The nominees for the Teen’s Top Ten have been announced by YALSA. Voting is open today through Teen Read Week, October 7-13. Here are the nominees:
All Rights Reserved by Gregory Scott Katsoulis
The Black Witch by Laurie Forest
Book of Lies by Teri Terry
Caraval by Stephanie Garber
Defy the Stars by Claudia Gray
The Disappearances by Emily Bain Murphy
How to Make a Wish by Ashley Herring Blake
I Am Not Your Perfect Mexican Daughter by Erika L. Sánchez
The Inexplicable Logic of My Life by Benjamin Alire Sáenz
Invictus by Ryan Graudin
The Last Magician by Lisa Maxwell
Long Way Down by Jason Reynolds
Mask of Shadows by Linsey Miller
Moxie by Jennifer Mathieu
Once and For All by Sarah Dessen
One of Us is Lying by Karen M. McManus
Paper Hearts by Ali Novak
Remember Me Always by Renee Collins
Rosemarked by Livia Blackburne
Strange the Dreamer by Laini Taylor
Turtles All the Way Down by John Green
Warcross by Marie Lu
Waste of Space by Gina Damico
Wonder Woman: Warbringer by Leigh Bardugo
Words in Deep Blue by Cath Crowley
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What Do They Do with All That Poo? By Jane Kurtz, illustrated by Allison Black (9781481479868)
Anyone working with children and books knows that the rather naughty subjects of poop, peeing and farting are some of the most popular. In this book, science is mixed in as well, showing what zoos do with all of the animal poop they have. First the book explains what poo is, then moves into showing different types of animal poop like giraffe, panda, hippo and elephant. The book then goes on to explain that most of the poop heads to landfills after being loaded into trucks. Some poop goes to labs for scientists to examine. Some is made into compost for gardens. And interestingly, sometimes paper is made from elephant poo!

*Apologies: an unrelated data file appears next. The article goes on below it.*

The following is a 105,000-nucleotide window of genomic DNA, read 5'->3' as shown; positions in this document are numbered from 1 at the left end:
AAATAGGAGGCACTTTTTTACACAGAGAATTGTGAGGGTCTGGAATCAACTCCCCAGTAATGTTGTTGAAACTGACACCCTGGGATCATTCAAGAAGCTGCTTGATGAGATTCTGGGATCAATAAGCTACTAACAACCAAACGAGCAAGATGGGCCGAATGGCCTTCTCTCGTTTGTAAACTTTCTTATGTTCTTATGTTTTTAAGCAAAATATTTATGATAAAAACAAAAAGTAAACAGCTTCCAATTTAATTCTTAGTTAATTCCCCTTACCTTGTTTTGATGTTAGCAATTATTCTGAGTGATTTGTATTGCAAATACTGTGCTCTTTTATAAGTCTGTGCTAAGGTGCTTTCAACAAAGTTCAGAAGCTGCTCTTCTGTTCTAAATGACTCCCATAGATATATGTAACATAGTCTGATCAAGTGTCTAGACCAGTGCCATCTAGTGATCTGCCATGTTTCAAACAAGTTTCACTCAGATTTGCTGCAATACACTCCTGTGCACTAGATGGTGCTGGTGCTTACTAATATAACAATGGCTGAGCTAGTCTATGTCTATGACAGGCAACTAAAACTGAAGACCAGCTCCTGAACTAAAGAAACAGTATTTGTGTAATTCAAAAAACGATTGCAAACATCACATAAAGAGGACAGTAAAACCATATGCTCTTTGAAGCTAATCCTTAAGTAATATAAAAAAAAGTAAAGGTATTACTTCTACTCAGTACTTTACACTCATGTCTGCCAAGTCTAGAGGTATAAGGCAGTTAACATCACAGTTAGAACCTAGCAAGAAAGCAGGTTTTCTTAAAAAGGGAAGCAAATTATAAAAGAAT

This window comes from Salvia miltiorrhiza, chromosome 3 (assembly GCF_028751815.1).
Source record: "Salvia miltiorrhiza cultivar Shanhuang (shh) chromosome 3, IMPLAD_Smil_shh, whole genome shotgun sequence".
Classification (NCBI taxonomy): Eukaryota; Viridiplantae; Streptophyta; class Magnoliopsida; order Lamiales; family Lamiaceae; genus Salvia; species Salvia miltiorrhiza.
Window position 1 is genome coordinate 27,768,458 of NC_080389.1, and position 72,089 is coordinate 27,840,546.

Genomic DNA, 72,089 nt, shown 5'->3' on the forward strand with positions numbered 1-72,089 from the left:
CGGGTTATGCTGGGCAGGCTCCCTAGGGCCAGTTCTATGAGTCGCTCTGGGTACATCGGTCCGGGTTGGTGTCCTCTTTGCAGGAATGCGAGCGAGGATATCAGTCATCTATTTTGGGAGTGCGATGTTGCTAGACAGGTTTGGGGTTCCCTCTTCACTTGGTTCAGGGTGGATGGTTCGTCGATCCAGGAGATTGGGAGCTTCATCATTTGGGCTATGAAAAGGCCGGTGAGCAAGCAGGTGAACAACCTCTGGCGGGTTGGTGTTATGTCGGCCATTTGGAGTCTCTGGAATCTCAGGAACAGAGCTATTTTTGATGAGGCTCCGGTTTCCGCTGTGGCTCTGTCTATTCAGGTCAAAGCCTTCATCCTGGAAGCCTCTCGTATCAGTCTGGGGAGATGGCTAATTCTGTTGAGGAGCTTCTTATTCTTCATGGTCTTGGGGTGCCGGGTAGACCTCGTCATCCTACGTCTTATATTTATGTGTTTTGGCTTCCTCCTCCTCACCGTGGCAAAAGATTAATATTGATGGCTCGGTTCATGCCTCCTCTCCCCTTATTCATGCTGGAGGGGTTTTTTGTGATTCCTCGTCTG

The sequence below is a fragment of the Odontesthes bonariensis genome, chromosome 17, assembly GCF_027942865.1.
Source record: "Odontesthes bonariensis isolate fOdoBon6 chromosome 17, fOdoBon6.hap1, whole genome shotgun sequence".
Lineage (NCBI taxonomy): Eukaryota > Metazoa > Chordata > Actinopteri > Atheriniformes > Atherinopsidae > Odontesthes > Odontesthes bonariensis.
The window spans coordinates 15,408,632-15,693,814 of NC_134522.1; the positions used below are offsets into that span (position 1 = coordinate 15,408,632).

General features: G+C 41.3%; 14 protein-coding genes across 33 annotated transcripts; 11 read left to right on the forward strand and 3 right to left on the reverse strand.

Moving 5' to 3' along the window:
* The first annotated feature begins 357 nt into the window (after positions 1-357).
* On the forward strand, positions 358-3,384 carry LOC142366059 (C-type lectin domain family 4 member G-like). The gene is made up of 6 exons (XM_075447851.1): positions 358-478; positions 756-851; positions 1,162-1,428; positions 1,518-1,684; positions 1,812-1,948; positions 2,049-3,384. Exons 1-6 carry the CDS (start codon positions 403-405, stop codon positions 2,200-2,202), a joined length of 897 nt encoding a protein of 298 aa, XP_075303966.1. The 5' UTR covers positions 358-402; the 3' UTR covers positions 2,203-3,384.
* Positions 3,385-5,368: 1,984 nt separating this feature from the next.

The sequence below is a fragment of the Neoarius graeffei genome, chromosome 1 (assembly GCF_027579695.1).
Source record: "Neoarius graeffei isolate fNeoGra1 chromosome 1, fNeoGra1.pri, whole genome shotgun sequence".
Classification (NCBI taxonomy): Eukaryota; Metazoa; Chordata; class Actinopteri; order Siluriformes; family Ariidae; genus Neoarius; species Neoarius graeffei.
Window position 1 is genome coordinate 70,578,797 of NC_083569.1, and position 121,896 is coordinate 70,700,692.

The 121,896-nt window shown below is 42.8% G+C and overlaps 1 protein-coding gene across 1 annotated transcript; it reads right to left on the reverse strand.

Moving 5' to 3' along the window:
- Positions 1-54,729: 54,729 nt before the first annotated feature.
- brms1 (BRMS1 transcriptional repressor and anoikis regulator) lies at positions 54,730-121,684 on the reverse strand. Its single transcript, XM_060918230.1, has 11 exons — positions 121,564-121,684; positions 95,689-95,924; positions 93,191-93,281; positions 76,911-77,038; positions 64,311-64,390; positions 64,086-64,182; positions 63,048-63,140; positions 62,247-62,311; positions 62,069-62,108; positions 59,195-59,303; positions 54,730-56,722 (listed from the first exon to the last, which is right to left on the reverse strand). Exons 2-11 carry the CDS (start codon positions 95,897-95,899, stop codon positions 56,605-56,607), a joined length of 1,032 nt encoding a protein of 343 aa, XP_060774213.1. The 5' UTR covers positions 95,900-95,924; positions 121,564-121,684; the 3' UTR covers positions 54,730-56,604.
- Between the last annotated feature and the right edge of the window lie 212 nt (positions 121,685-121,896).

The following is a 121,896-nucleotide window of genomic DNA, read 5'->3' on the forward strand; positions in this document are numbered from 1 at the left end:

Kurtz explains in a matter-of-fact way the various animals and how they poo and then handle their poop. The hippo splattering its poop around is gross but interesting, something that basically sums up this book. Kurtz doesn’t shy away from the grosser parts, but also keeps her focus on facts and science in the book. The illustrations are bright and friendly, despite all of the poop on the pages. Animals are shown in their zoo habitats and then their poop is also shown with them.
An interesting and scientific look at poos in zoos. Appropriate for ages 3-6.
Reviewed from copy provided by Beach Lane Books.